In fact, this is the error message we get over each reboot. There’s no system upgrade here. We could have provided stability and growth by simply cancelling some titles and incubating those characters within their universes, and by changing creative teams on others – creators who will not restart history, but simply put it on an exciting path out of the woods. This may be the real “success” of the New 52. We’ll see in maybe five years or so.

The fact is, the media people haven’t pissed all over the trust of their audience. Despite public perception, most all of the pre-reboot movies and television shows featuring James Bond, Doctor Who, Superman, and Batman made money (I really can’t say about Sherlock Holmes; he seems to have made PBS a lot of money in the form of enhanced underwriting and public support). Maybe not enough to support the highest-ups’ eight figure salaries, maybe not as great a return on investment to make the stockholders happy, but in an industry where they put tens of millions of dollars on the line with each project – more than enough in each case to support a front-of-the-catalog comic book publisher – a five million dollar profit might not be a desired return on investment, but it’s still five million dollars.

Comics executives and, more important, their corporate masters need to give the four-color medium the same degree of patience and, quite frankly, they need to give their consumers the same amount of respect.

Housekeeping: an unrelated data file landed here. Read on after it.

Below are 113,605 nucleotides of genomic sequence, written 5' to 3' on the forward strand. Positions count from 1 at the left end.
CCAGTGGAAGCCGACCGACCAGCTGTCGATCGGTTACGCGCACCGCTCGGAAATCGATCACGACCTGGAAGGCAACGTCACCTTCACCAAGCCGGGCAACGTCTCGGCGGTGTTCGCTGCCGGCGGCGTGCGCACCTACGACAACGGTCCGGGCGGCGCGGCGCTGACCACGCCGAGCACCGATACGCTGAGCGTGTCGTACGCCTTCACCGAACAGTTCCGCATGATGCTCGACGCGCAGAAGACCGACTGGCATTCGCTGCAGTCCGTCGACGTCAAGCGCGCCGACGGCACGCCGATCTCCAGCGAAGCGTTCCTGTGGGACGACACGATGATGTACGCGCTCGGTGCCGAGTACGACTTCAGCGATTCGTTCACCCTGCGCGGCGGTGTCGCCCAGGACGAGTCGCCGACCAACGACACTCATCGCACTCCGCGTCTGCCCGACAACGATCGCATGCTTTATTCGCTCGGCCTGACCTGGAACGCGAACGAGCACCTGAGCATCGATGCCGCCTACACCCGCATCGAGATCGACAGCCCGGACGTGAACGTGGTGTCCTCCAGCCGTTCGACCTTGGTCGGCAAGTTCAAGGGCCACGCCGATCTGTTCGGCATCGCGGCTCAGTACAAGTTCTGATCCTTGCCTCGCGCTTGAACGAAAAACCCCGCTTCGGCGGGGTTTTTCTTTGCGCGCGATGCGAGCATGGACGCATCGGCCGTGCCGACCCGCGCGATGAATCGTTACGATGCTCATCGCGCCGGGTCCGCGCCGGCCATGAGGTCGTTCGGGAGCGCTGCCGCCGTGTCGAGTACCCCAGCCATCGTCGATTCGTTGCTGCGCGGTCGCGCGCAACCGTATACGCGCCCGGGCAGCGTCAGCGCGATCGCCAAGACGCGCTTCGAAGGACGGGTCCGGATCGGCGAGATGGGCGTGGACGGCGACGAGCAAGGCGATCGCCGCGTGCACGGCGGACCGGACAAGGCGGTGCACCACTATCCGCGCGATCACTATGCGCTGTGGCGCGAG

We need a comic book industry with an attention span.

THURSDAY: Dennis O’Neil

MINDY NEWELL: Who’s Dead As A Doornail?

MINDY NEWELL: Who’s Dead As A Doornail?

Death aims only once, but never misses.

(Maxims: Political, Philosophical, and Moral, by Edward Counsel)

Except in comics.

I was doing a search for quotes about death when I found this one, which is so apropos. I never heard of Edward Counsel; did a Google search, but couldn’t find him?? Found a reproduction of his book on Amazon; the original was published before 1923. All I can gather is that he was an Australian who was born before 1900. Anyone who has more info is welcome to let me know in the comments section.

The reason I was looking for a quote about death – of which there seems to be milllllllllions – is because all us comic fans are buzzing about the YouTube video The Death and Return of Superman, by Max Landis (son of John Landis), who stars in The Chronicle. I was going to post it here, but Martha (Thomases) beat me to it three days ago – which amazingly points out that DC actually thought Tim Drake’s/Robin’s new costume was more of a P.R. event than Supe’s kicking of the bucket – so I won’t do that. All I can say is that, if by any chance you haven’t seen it, do so at once. You have my permission to stop reading this column, go watch it (it’s about 16:00 long) and then come back. It is bitingly hilarious, and exceptionally on the mark!!!! (Major kudos to Landis and his fellow actors btw!)

SPOILER ALERT!: Okay, I’m going to assume that you have either already seen the video or have taken the 16:00 to watch it before returning here, because I’m going to give away the ending here.